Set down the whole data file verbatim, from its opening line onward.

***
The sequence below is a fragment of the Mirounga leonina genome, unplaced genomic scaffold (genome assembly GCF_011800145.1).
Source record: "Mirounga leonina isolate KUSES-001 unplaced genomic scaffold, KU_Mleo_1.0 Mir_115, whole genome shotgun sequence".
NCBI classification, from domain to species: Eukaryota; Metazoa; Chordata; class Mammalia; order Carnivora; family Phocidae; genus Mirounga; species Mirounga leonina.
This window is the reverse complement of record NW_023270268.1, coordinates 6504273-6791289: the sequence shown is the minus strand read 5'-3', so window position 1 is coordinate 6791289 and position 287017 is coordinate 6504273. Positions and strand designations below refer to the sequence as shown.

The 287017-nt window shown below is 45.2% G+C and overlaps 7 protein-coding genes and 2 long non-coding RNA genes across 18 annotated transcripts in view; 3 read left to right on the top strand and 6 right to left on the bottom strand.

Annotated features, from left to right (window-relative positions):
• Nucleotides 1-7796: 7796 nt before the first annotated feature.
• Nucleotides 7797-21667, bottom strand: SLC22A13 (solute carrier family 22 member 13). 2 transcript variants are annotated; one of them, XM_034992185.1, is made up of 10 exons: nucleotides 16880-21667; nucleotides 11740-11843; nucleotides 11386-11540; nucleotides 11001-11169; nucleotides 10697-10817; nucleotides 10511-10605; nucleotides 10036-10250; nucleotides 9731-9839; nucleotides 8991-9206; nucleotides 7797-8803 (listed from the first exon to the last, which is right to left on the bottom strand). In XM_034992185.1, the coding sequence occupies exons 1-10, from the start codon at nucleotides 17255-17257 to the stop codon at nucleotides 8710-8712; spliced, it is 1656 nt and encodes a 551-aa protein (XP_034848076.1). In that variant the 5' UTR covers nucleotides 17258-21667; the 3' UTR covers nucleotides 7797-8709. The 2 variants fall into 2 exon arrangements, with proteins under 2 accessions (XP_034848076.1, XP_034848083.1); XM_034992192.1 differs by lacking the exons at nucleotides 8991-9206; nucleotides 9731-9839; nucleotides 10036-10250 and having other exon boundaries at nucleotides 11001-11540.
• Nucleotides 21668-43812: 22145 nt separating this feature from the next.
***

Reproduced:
The sequence below is a fragment of the Mirounga leonina genome, unplaced genomic scaffold (genome assembly GCF_011800145.1).
Source record: "Mirounga leonina isolate KUSES-001 unplaced genomic scaffold, KU_Mleo_1.0 Mir_115, whole genome shotgun sequence".
NCBI classification, from domain to species: Eukaryota; Metazoa; Chordata; class Mammalia; order Carnivora; family Phocidae; genus Mirounga; species Mirounga leonina.
This window is the reverse complement of record NW_023270268.1, coordinates 6504273-6791289: the sequence shown is the minus strand read 5'-3', so window position 1 is coordinate 6791289 and position 287017 is coordinate 6504273. Positions and strand designations below refer to the sequence as shown.

The 287017-nt window shown below is 45.2% G+C and overlaps 7 protein-coding genes and 2 long non-coding RNA genes across 18 annotated transcripts in view; 3 read left to right on the top strand and 6 right to left on the bottom strand.

Annotated features, from left to right (window-relative positions):
• Nucleotides 1-7796: 7796 nt before the first annotated feature.
• Nucleotides 7797-21667, bottom strand: SLC22A13 (solute carrier family 22 member 13). 2 transcript variants are annotated; one of them, XM_034992185.1, is made up of 10 exons: nucleotides 16880-21667; nucleotides 11740-11843; nucleotides 11386-11540; nucleotides 11001-11169; nucleotides 10697-10817; nucleotides 10511-10605; nucleotides 10036-10250; nucleotides 9731-9839; nucleotides 8991-9206; nucleotides 7797-8803 (listed from the first exon to the last, which is right to left on the bottom strand). In XM_034992185.1, the coding sequence occupies exons 1-10, from the start codon at nucleotides 17255-17257 to the stop codon at nucleotides 8710-8712; spliced, it is 1656 nt and encodes a 551-aa protein (XP_034848076.1). In that variant the 5' UTR covers nucleotides 17258-21667; the 3' UTR covers nucleotides 7797-8709. The 2 variants fall into 2 exon arrangements, with proteins under 2 accessions (XP_034848076.1, XP_034848083.1); XM_034992192.1 differs by lacking the exons at nucleotides 8991-9206; nucleotides 9731-9839; nucleotides 10036-10250 and having other exon boundaries at nucleotides 11001-11540.
• Nucleotides 21668-43812: 22145 nt separating this feature from the next.